The whistleblower lawsuit against Lance Armstrong will not go to court this fall. USA Today reported that the case has been postponed until May 2018 because of a scheduling conflict involving one of his attorneys, John Keker, who together with Elliot Peters has represented Armstrong in the case since it was filed by Floyd Landis and his attorney, and later taken on by the US Government.
"I am confident I am not liable under any theory articulated by plaintiffs and hope that this matter can be tried as soon as possible," Armstrong wrote, according to USA Today. "But plaintiffs' allegations are serious, and I want the counsel of my choice representing me at trial. That is Mr. Keker and Mr. Peters together."
District Judge Christopher Cooper accepted the request and moved the trial's start date from November 6, 2017 to May 7, 2018.
Armstrong could be on the hook for three times the $32.2 million sponsorship from the US Postal Service under the False Claims Act if he loses the case. Any private citizen can bring a lawsuit under the act if they have knowledge of a person or organisation having committed fraud against the government, something Landis took advantage of after making public his assertions that Armstrong used performance enhancing drugs to win the Tour de France seven times in violation of the team's contract with US Postal.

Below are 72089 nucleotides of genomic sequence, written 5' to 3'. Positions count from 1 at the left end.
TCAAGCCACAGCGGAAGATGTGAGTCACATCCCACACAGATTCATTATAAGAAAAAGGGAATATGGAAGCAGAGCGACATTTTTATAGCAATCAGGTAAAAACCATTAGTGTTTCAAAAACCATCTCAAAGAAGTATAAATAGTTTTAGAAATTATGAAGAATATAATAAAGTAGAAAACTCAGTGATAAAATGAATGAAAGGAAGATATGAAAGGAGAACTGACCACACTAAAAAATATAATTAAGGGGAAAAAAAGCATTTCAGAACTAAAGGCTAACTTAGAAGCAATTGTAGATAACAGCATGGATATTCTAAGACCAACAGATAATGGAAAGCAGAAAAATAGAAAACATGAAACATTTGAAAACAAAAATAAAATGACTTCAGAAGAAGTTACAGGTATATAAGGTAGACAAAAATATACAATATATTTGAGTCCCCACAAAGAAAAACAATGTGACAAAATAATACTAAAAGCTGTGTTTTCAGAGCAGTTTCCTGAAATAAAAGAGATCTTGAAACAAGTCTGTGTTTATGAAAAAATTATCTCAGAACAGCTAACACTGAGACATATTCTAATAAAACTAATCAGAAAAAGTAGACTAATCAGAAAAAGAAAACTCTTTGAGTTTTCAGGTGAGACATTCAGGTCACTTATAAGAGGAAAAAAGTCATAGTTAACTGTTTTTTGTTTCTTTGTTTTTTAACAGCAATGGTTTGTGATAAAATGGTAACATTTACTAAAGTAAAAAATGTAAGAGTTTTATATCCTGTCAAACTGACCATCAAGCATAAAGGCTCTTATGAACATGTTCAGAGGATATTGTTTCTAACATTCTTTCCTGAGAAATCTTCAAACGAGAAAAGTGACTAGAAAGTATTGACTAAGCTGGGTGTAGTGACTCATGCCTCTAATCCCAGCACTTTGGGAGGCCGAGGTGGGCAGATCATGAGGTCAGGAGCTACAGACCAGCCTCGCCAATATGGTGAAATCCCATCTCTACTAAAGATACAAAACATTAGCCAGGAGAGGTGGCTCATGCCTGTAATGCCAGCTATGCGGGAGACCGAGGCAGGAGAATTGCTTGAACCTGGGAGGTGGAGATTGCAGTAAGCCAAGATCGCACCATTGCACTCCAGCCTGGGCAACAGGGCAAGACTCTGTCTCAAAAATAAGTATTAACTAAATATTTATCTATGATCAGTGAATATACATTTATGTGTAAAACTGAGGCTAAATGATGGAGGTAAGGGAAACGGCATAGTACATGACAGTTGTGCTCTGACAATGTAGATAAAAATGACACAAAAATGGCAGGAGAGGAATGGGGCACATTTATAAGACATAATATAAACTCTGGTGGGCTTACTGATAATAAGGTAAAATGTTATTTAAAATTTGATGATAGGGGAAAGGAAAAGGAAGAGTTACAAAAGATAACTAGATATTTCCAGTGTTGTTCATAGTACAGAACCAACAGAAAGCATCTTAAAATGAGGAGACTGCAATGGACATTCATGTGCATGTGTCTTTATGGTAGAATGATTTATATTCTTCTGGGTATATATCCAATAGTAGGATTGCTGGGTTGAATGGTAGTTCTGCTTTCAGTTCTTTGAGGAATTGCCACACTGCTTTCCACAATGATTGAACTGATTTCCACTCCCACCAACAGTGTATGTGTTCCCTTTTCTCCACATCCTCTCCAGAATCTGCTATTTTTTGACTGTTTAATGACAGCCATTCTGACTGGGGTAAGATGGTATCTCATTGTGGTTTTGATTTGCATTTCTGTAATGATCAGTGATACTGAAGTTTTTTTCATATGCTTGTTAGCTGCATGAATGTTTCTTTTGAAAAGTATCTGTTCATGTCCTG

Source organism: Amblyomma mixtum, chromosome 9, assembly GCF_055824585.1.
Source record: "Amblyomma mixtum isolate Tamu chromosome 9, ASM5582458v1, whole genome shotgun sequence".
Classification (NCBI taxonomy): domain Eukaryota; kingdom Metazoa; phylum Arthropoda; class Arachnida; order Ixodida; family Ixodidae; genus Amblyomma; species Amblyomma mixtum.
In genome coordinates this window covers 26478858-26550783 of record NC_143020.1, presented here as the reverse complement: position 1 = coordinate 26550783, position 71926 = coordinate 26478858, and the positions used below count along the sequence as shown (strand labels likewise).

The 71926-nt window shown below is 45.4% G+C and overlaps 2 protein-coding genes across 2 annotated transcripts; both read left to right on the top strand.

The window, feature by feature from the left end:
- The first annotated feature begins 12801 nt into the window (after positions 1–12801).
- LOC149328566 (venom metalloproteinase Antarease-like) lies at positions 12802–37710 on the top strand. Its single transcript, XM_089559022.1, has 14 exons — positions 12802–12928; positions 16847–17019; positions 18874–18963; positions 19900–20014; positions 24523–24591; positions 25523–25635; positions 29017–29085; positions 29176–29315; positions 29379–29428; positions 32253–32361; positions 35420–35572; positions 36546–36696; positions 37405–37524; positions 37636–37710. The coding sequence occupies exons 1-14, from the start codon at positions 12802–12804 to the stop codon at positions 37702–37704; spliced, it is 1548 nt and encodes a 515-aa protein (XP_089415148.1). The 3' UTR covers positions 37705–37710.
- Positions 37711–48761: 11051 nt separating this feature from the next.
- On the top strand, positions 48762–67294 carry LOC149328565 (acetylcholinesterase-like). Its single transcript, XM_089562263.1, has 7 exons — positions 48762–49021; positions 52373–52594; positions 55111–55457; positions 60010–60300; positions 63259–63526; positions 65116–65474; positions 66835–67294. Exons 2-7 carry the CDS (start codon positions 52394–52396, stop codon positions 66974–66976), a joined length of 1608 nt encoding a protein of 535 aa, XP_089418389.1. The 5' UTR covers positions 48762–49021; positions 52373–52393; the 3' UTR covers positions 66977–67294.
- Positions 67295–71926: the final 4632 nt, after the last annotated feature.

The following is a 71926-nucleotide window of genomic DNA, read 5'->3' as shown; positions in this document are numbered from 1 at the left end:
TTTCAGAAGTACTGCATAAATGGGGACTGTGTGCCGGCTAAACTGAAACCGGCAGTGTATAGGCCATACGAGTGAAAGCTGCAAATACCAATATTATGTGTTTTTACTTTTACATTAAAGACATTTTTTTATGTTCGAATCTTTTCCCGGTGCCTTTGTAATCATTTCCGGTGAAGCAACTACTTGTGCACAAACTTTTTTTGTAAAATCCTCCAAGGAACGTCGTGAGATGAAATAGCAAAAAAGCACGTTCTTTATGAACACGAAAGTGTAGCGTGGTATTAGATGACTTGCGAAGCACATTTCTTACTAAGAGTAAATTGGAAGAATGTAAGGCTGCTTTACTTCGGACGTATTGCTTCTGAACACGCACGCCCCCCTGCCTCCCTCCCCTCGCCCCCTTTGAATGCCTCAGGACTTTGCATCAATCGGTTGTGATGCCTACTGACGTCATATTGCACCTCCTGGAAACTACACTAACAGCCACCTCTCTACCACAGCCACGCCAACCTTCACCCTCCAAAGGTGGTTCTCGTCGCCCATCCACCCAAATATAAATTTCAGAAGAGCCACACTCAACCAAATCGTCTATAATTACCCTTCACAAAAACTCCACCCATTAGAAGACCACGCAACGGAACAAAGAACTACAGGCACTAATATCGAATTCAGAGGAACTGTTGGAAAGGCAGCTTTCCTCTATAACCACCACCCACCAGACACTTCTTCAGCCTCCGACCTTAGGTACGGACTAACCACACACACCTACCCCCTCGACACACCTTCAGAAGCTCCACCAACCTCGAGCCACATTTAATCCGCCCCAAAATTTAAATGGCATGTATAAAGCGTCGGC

If the government wins the case, Landis could receive a reward of some percentage of the award.
Landis' accusations came almost three years before Armstrong finally confessed to doping in 2013, filing the False Claims Act suit on June 10, 2010.
The US Anti-Doping Agency (USADA) banned Armstrong for life after collecting multiple witness testimonies on Armstrong's doping activities in 2012, but the US Government only joined Landis' whistleblower suit until Armstrong confessed in a televised interview in January of 2013.
It will be more than five years from the time the government joined the case until the court trial, and the US attorney Tony Anikeeff said another six months "probably will not adversely affect either party to any significant degree".
"Trial preparation is often an intense effort that increases as one approaches trial date. Having extra time may help both parties to better refine their cases. The concern one has in any matter is that memories continue to fade."
Armstrong's attorneys have focused his defense on claims that the US Postal Service benefited more in marketing value from the sponsorship than the sum provided, and suffered no damages from his doping.